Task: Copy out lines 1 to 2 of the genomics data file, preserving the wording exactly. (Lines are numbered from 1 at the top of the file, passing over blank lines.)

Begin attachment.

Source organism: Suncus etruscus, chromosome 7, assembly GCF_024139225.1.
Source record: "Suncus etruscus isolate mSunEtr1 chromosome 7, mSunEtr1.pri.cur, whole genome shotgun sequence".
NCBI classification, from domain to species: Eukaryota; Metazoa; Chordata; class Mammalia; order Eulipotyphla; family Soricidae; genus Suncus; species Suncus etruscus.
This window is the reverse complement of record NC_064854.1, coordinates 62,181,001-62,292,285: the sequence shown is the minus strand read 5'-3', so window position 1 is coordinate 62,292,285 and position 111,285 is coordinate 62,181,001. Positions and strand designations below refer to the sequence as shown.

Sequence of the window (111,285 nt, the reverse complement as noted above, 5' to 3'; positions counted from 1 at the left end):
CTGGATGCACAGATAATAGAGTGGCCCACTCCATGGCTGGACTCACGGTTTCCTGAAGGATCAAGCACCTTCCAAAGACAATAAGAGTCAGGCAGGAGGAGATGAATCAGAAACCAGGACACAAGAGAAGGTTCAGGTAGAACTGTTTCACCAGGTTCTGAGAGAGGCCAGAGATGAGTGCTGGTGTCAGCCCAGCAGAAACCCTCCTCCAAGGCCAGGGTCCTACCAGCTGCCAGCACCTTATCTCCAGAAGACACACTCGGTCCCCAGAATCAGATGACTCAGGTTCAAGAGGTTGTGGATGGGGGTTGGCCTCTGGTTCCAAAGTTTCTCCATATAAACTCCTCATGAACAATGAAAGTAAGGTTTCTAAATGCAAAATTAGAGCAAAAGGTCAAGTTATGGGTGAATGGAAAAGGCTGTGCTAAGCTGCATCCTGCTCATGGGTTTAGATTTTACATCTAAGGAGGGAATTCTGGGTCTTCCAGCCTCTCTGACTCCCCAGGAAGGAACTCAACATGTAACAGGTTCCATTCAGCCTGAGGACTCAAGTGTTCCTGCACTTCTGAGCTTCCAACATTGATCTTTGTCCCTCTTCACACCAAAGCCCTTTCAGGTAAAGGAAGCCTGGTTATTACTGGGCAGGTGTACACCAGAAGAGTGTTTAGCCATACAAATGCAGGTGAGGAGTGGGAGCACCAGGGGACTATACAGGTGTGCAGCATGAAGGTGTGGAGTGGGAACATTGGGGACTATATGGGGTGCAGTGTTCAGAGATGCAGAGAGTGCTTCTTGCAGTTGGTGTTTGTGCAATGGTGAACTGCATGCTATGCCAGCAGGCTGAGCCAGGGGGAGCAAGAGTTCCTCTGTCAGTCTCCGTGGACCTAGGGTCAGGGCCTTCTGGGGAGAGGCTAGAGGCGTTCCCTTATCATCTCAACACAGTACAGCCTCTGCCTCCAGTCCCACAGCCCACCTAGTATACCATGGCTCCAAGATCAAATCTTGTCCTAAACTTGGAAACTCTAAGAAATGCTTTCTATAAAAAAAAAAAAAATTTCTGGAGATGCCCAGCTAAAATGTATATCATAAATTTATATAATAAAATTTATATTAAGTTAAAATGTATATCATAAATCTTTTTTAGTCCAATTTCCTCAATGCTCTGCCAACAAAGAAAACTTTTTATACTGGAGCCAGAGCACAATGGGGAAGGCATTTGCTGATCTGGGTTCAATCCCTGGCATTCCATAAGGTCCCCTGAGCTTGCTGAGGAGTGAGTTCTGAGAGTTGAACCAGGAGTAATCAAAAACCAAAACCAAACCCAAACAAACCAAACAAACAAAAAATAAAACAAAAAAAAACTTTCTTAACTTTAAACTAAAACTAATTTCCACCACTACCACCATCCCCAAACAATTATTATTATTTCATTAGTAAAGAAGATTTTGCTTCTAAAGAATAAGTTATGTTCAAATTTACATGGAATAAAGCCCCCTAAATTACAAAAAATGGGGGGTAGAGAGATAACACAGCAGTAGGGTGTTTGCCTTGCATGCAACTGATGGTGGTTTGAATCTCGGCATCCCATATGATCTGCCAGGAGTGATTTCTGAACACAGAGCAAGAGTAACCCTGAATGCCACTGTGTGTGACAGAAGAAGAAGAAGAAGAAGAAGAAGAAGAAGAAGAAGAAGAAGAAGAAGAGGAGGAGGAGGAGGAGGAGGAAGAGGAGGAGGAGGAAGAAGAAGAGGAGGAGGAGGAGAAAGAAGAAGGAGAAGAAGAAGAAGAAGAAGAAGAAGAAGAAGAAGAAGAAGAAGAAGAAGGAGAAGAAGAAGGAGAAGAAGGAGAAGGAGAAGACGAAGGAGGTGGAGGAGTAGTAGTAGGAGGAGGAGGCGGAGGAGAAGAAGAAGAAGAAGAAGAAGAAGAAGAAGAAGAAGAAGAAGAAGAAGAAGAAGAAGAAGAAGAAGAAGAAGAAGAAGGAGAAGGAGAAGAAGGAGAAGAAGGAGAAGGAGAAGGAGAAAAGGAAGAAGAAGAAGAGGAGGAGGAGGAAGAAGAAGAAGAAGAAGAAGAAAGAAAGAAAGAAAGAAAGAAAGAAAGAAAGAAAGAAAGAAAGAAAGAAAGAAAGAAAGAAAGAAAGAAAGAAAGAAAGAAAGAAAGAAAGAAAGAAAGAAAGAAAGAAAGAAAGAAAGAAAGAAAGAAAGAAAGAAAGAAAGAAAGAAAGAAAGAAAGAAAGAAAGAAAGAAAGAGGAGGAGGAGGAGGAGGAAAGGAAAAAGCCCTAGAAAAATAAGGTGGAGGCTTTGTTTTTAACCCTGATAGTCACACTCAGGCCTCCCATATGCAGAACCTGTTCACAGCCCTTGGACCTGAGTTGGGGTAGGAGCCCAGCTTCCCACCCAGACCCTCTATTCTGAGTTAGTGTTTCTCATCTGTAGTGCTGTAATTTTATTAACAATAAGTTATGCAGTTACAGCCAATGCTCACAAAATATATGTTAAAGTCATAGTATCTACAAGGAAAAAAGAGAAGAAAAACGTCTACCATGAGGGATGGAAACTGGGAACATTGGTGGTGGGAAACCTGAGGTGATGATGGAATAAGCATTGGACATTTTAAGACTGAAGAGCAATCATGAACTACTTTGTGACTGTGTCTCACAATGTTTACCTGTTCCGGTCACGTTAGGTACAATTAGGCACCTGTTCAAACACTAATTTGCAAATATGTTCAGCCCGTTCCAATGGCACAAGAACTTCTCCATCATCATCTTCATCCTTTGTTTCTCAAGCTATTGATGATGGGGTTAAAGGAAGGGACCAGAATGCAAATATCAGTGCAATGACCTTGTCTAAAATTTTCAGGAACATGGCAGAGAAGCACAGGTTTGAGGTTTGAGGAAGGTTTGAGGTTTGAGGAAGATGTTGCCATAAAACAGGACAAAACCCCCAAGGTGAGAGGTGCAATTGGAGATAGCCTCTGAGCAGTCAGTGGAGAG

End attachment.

Source organism: Suncus etruscus, chromosome 7, assembly GCF_024139225.1.
Source record: "Suncus etruscus isolate mSunEtr1 chromosome 7, mSunEtr1.pri.cur, whole genome shotgun sequence".